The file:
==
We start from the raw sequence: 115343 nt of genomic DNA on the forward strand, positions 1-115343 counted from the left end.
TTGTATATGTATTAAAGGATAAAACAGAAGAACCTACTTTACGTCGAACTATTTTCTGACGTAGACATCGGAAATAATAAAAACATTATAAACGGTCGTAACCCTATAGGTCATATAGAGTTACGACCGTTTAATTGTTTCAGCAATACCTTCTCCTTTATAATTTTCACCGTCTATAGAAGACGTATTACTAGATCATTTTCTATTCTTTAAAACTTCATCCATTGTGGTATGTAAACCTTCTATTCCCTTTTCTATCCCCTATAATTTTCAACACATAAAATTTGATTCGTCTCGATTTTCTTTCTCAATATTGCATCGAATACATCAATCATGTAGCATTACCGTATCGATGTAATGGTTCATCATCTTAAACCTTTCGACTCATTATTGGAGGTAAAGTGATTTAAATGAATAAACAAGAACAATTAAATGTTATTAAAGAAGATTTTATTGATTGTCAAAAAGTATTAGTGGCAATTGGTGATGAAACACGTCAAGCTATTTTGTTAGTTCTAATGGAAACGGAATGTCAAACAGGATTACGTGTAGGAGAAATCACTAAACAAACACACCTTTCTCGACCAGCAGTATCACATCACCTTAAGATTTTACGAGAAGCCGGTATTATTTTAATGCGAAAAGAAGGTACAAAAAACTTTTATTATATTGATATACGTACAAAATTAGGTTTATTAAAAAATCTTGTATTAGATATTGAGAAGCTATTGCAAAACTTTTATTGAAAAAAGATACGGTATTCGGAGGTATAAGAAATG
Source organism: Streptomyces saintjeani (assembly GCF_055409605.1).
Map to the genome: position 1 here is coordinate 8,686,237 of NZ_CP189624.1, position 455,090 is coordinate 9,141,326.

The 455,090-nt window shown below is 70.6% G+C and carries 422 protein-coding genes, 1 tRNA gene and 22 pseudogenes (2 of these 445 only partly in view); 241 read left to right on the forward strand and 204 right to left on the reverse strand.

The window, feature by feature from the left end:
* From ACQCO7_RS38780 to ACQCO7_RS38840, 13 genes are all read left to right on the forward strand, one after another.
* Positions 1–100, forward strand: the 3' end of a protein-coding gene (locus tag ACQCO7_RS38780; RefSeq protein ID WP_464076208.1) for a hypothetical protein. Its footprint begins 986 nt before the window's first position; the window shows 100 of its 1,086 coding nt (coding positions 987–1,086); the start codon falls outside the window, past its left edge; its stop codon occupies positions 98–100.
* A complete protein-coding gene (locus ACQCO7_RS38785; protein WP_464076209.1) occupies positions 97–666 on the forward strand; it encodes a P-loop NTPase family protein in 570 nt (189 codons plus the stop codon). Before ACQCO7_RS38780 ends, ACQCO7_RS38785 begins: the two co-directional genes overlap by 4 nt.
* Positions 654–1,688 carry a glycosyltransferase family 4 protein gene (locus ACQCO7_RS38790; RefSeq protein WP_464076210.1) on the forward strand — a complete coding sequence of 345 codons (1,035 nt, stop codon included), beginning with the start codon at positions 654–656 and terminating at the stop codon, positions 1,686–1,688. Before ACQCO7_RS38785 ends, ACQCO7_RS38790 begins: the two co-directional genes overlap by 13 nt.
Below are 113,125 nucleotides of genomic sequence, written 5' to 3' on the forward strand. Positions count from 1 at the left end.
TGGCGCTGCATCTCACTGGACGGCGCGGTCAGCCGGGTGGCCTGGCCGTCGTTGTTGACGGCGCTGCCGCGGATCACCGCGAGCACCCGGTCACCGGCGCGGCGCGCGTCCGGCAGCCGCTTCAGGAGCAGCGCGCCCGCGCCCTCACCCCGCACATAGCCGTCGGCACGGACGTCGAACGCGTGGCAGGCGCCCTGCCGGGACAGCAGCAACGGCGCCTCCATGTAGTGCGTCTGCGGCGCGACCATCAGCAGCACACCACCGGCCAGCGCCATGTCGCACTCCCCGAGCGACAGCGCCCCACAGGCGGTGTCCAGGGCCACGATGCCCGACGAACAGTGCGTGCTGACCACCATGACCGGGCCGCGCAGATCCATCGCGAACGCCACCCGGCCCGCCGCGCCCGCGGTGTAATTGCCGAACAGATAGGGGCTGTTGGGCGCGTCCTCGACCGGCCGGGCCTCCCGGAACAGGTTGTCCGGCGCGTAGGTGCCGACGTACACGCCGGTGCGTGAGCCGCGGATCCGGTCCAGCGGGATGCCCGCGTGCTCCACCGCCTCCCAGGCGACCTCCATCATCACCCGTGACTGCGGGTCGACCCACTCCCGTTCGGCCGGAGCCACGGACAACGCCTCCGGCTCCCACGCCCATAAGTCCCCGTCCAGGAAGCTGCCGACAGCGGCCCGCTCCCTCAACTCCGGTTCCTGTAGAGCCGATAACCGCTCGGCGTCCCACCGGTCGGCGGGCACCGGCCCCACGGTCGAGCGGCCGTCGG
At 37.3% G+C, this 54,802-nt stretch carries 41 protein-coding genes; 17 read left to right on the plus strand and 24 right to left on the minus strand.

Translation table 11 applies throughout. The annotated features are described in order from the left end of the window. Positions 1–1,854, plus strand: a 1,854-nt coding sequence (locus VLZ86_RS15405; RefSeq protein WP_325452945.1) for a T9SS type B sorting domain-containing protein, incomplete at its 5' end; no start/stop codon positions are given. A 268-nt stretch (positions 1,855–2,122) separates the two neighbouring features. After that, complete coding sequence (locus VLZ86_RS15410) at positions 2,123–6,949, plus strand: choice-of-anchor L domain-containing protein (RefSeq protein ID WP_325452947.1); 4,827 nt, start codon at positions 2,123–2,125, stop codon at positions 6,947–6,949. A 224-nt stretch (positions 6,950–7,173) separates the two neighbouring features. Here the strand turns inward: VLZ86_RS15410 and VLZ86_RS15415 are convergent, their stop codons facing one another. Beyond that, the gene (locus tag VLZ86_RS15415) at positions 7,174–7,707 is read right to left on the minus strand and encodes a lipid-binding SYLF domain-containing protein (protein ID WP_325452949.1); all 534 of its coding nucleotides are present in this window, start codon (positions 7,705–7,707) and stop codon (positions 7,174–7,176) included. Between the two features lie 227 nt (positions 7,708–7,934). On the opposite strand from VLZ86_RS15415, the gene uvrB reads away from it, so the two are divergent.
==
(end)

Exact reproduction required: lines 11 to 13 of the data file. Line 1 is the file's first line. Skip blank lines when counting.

Below are 113,125 nucleotides of genomic sequence, written 5' to 3' on the forward strand. Positions count from 1 at the left end.
TGGCGCTGCATCTCACTGGACGGCGCGGTCAGCCGGGTGGCCTGGCCGTCGTTGTTGACGGCGCTGCCGCGGATCACCGCGAGCACCCGGTCACCGGCGCGGCGCGCGTCCGGCAGCCGCTTCAGGAGCAGCGCGCCCGCGCCCTCACCCCGCACATAGCCGTCGGCACGGACGTCGAACGCGTGGCAGGCGCCCTGCCGGGACAGCAGCAACGGCGCCTCCATGTAGTGCGTCTGCGGCGCGACCATCAGCAGCACACCACCGGCCAGCGCCATGTCGCACTCCCCGAGCGACAGCGCCCCACAGGCGGTGTCCAGGGCCACGATGCCCGACGAACAGTGCGTGCTGACCACCATGACCGGGCCGCGCAGATCCATCGCGAACGCCACCCGGCCCGCCGCGCCCGCGGTGTAATTGCCGAACAGATAGGGGCTGTTGGGCGCGTCCTCGACCGGCCGGGCCTCCCGGAACAGGTTGTCCGGCGCGTAGGTGCCGACGTACACGCCGGTGCGTGAGCCGCGGATCCGGTCCAGCGGGATGCCCGCGTGCTCCACCGCCTCCCAGGCGACCTCCATCATCACCCGTGACTGCGGGTCGACCCACTCCCGTTCGGCCGGAGCCACGGACAACGCCTCCGGCTCCCACGCCCATAAGTCCCCGTCCAGGAAGCTGCCGACAGCGGCCCGCTCCCTCAACTCCGGTTCCTGTAGAGCCGATAACCGCTCGGCGTCCCACCGGTCGGCGGGCACCGGCCCCACGGTCGAGCGGCCGTCGG
At 37.3% G+C, this 54,802-nt stretch carries 41 protein-coding genes; 17 read left to right on the plus strand and 24 right to left on the minus strand.